Id. at *8.
  • "From our review of decisions from other jurisdictions, the apparent majority hold as a matter of law that the plaintiff, in the exercise of reasonable diligence, would have discovered the defendant church's knowledge of the clergy member's prior acts of abuse, and that the plaintiff's lawsuit against the church is time-barred. A minority of courts have denied the defendants' motions to dismiss, holding that a fact issue exists as to whether the plaintiff, in the exercise of reasonable diligence, would have discovered the church's alleged knowledge of the prior sexual abuse." Id.
  • "...the majority of courts appear to have found that plaintiffs in Doe's position had inquiry notice, and that their claims were time-barred. These courts have emphasized that, even if the plaintiff did not know that the church was a cause of the injury, the plaintiff knew that he had been injured by the clergy member and was obligated to investigate the responsibility of the cleric's employer. At that point in the analysis, most of these courts simply concluded that the plaintiff would have discovered the church's prior knowledge. However, the Cevenini court took its analysis one step further, finding that because the priest and the church were clearly connected, a reasonable plaintiff would have investigated claims against the predator priest, and against the church." Id. at *12 (footnote omitted).
  • "We now consider the reasoning in these cases as applied to the facts in the case at bar, focusing on the issue of Doe's inquiry notice." Id. at *14.
  • "Doe insists that the statute of limitations should be tolled because, 'regardless of what other information Plaintiff may have possessed at the time of his abuse, Plaintiff did not have sufficient facts to bring a negligence claim against the Diocese . . . as he did not know the facts demonstrating that the Diocese was negligent.'" Id.
  • "We must reject this argument. As in Meehan, Doe's child abuse was the injury, not the Diocese's 'alleged cover-up.' Meehan, 870 A.2d at 921. In reality, Doe claims that he was 'unaware, not of [his] injury, but of a secondary cause of [his] injury (the primary cause being the individual who committed the abuse).' Id. at 920. As in Mark K., Doe knew that Father DuPree was a priest of the Diocese, obligating him 'to determine, as with any employer whose employee has injured a third party, whether the church shouldered some responsibility for the misconduct of its priest.' Mark K., 79 Cal. Rptr. 2d at 79." Id.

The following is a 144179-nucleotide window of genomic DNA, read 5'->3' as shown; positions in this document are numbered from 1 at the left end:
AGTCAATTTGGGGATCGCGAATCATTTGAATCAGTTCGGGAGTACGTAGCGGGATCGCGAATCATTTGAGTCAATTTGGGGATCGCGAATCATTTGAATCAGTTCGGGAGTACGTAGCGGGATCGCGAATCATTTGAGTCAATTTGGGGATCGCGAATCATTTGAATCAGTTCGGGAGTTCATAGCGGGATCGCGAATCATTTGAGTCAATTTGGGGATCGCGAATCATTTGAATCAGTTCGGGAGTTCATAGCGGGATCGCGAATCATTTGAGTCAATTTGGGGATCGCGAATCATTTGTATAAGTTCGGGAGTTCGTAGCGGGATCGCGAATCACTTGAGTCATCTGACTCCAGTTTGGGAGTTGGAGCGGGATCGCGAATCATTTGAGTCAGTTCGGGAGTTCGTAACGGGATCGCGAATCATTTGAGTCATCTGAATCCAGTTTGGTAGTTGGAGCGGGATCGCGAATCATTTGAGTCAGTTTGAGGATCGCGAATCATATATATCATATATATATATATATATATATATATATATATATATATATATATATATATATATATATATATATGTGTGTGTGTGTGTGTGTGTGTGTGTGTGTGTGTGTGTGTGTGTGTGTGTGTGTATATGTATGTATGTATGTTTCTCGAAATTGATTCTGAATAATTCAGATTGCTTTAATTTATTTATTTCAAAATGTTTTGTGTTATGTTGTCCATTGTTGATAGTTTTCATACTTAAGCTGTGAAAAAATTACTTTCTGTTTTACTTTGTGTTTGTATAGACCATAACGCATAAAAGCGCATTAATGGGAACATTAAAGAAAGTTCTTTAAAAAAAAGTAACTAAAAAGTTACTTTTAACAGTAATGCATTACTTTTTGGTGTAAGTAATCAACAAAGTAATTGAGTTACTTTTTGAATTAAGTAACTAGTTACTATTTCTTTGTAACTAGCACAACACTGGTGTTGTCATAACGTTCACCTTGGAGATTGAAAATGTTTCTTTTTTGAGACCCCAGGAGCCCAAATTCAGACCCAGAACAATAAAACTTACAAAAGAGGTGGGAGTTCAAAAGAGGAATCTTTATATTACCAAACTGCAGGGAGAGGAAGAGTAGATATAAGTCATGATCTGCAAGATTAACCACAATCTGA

• "We cannot, however, simply accept the Diocese's repeated conclusory assertion that Doe's knowledge of his abuse, the identity of his abuser, and the relationship between the abuser and the Diocese gave Doe sufficient knowledge to put him on inquiry notice of a possible claim against the Diocese. In a number of the cases cited above, the court adopted precisely this analysis. This equates to a finding in essence that, had Doe pursued any claim against the Diocese at the time he reached majority, he would have learned through discovery that there were prior instances of child sexual molestation by Father DuPree and that the Diocese had knowledge of such instances. This analysis, however, seems insufficient; we think it is necessary to examine in some detail what Doe knew at the time he reached majority, and follow the thread of what would have happened had Doe pursued a claim against the Diocese in 1987." Id.
  • "In 1987, Doe knew that he had been abused by Father DuPree as a minor, and either knew or could have easily ascertained that Father DuPree was employed by the Diocese. Doe had no actual knowledge that, at the time of Doe's abuse, the Diocese had information on Father DuPree's proclivities and failed to inform Doe or protect him from Father DuPree." Id. at *15.
  • "With this set of facts, the only claim that Doe could have asserted against the Diocese at the time was for vicarious liability, under the doctrine of respondeat superior. Had Doe filed such a lawsuit against the Diocese, could he then have conducted discovery and learned that there were other minor victims of Father DuPree's abuse, and that the Diocese had prior knowledge of them?" Id.